stats

    Display a live stream of container(s) resource usage statistics

    stop

    Stop one or more running containers

    tag

    Create a tag TARGET_IMAGE that refers to SOURCE_IMAGE

    top

    Display the running processes of a container

    unpause

    Unpause all processes within one or more containers

    update

    Update configuration of one or more containers

    version

    Show the Docker version information

    wait

    Block until one or more containers stop, then print their exit codes

    docker COMMAND --help

    You can also find options for each command by looking into the help section of individual command using above syntax.

    Example:

    docker search --help

    docker search --help

    The List of Popular Docker Commands

    Let us now begin with the discussion of the most-used and popular Docker commands that you must know while working with Docker.

    1. docker search

    The docker search command is going to search the docker hub for images.

    Syntax:

    docker search <imagename>

    Command:

    docker search java

    Output:

    docker search java --no-trunc

    The -- no-trunc flag is used to see the complete description in the above command. If not used, the description will be truncated. The above command searched and found all the Java distributions that are available in the Docker Hub registry.

    Also, note that we have seen only 25 records since it is the default limit. To increase the limit, you can run the below command:

    docker search java --no-trunc --limit 30

    Output:

     docker search <imagename>

    2. Docker version

    Use this command to check the version of Docker installed on your system.

    Syntax:

    docker --version

    Example:

    Docker Version

    3. Docker pull command

    The Docker pull command can be used to pull the available Docker images from the Docker Hub registry.

    Syntax:

    docker --pull

    Docker pull works in two ways:

    • docker pull <imagename>

    The above command will pull the image with the given name with the latest tag.

    Example:

    Docker Pull

    • docker pull <imagename>:<tagname>

    Example:

    Docker Pull

    The above syntax will help to pull the specific version of that image as specified using tagname.

    Note: To search for available tags, you can search the web. You will find the information on the Docker Hub pages as follows:

    Docker Hub pages

    4. docker images

    This command helps to list all the Docker Images available on your local system.

    Syntax:

    docker images

    As per the tutorial flow, we have pulled two images of OpenJDK. So, we should be able to see only two images, one with the latest tag and another with the 20-oraclelinux8 tag.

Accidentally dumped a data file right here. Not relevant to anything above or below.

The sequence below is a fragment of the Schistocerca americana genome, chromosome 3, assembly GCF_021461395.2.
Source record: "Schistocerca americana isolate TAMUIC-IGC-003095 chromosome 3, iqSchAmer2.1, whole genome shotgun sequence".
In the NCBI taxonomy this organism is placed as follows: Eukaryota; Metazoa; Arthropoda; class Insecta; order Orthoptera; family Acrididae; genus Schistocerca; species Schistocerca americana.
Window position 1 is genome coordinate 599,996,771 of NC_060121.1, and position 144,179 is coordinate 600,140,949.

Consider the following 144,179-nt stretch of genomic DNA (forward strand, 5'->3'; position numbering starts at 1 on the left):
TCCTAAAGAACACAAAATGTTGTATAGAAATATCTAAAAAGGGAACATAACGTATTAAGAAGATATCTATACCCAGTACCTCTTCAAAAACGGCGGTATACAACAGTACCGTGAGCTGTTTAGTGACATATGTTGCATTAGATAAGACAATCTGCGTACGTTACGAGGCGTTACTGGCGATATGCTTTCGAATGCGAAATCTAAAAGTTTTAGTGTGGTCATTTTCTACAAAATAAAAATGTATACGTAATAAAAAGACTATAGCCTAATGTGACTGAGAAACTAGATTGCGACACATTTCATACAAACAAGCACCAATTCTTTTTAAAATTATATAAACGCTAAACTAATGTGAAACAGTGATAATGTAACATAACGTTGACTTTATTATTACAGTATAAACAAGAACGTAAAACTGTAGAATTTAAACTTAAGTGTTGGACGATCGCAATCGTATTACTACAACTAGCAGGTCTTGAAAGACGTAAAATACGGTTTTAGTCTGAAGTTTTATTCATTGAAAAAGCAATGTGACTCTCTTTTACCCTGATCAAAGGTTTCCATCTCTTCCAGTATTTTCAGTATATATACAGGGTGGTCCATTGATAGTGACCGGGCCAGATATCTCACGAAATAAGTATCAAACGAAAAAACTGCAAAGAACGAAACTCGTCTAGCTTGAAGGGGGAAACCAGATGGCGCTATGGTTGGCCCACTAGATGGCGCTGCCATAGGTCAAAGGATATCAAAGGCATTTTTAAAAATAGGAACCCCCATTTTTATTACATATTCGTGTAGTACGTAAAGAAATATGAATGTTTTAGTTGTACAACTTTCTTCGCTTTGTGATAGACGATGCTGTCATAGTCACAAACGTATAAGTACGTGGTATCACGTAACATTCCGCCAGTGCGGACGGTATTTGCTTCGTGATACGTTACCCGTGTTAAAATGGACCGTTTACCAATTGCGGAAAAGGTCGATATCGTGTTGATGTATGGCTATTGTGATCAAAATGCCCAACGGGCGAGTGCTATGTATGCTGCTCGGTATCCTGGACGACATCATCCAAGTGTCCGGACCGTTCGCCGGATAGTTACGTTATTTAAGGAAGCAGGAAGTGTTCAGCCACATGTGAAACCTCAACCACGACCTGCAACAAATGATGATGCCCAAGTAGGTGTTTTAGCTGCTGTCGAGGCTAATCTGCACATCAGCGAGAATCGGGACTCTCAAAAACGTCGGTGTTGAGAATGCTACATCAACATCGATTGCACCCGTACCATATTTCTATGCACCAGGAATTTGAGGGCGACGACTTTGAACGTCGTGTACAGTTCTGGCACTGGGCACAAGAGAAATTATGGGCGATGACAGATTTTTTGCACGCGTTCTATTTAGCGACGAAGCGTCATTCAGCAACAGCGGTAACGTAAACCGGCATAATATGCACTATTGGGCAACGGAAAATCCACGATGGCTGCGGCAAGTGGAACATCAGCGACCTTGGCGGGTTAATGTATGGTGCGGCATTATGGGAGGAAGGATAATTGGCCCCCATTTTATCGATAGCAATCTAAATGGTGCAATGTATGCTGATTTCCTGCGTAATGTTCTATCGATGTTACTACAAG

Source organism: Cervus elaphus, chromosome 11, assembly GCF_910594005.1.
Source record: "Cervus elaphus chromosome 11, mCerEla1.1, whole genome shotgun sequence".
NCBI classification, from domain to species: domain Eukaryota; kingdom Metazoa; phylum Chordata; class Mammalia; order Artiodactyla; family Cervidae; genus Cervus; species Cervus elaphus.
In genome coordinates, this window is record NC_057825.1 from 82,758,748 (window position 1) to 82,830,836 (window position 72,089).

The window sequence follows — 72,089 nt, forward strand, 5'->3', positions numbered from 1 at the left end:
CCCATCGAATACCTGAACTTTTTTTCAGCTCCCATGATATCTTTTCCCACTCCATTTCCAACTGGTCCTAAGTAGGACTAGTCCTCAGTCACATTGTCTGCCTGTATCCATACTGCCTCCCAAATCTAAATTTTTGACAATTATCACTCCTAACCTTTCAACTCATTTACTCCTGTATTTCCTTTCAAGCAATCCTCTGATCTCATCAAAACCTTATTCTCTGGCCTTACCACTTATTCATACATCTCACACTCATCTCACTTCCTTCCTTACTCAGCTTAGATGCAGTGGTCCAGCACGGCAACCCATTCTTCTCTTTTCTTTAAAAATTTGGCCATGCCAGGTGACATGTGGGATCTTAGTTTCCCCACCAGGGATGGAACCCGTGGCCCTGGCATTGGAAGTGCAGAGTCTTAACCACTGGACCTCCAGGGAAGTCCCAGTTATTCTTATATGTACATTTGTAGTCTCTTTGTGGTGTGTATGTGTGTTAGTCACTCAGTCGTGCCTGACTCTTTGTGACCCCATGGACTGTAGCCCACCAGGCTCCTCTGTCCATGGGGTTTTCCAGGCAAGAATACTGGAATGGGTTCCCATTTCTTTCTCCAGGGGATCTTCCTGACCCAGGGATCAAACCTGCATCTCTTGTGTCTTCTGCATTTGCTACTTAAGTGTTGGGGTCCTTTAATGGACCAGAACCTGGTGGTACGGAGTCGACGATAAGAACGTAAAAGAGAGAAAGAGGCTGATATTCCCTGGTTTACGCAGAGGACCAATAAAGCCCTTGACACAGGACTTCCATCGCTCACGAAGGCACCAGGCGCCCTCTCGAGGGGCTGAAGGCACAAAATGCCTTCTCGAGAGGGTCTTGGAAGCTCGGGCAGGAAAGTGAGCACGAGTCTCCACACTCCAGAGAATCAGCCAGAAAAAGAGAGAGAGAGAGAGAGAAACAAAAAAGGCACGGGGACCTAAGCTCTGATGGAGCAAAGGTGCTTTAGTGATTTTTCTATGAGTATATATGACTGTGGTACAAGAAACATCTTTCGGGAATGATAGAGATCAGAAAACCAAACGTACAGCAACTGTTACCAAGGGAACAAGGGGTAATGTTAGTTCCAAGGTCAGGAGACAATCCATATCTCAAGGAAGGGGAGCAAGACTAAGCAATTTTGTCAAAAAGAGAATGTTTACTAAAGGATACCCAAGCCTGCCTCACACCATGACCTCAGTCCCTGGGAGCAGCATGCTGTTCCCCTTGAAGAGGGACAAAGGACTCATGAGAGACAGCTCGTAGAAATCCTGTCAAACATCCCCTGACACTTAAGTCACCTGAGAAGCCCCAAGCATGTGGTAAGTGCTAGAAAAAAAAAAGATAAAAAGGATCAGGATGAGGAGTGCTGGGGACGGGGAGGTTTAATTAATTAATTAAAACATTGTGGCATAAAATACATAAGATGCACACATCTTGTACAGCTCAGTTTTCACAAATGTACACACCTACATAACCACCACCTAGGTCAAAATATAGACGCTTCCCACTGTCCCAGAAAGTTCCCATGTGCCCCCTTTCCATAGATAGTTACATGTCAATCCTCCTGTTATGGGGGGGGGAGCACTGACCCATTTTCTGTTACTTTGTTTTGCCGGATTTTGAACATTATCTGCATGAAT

docker images

    5. docker rmi

    You can use this command to delete Docker Images from local. You can remove one or many images by passing the names of the images.

    Syntax:

    docker rmi [OPTIONS] IMAGE [IMAGE...]

    Example:
    docker rmi

    In the above example, I have removed two images where the image names are space separated.

    You can also remove Docker Images from the Docker desktop using the “Clean up” button in the Images tab as per the below screenshot:
    Clean Up

    6. docker run

    This command is used to run an image in a container.

    Syntax:

    docker run [OPTIONS] IMAGE [COMMAND] [ARG...]

    Example:

    PS C:\Users\avyuk> docker run -it ubuntu

    Output:

    Unable to find image 'ubuntu:latest' locally
    latest: Pulling from library/ubuntu
    2b55860d4c66: Pull complete
    Digest: sha256:20fa2d7bb4de7723f542be5923b06c4d704370f0390e4ae9e1c833c8785644c1
    Status: Downloaded newer image for ubuntu:latest
    root@dd984bb81945:/#

    In the above example, we need to notice a few points:


    1) If we are running an image that does not exist locally, it tries to fetch it from the Docker Hub registry and execute it if it is able to find it there.

    2) We have interactively executed the command (using -it flag), which means after the image is run in a container, we will enter into the container. This can be seen since the last line is pointing to the root user while we were working from “PS C:\Users\avyuk”

    You can play around inside the container now until the container is alive.

    Example:

    root@dd984bb81945:/# ls
    bin boot dev etc home lib lib32 lib64 libx32 media mnt opt proc root run sbin srv sys tmp usr var
    root@dd984bb81945:/# touch fileInContainer.txt
    root@dd984bb81945:/# echo "Hey I have created a file in the container. This file is alive until the container is alive." > fileInContainer.txt root@dd984bb81945:/# cat fileInContainer.txt
    Hey I have created a file in the container. This file is alive until the container is alive.

    We will now try to learn some other docker commands that will continue to the above example, which we have used to create a container using docker run.

    You can provide meaningful names to your container using the --name flag below. If the name is not provided, the daemon generates a random name for you.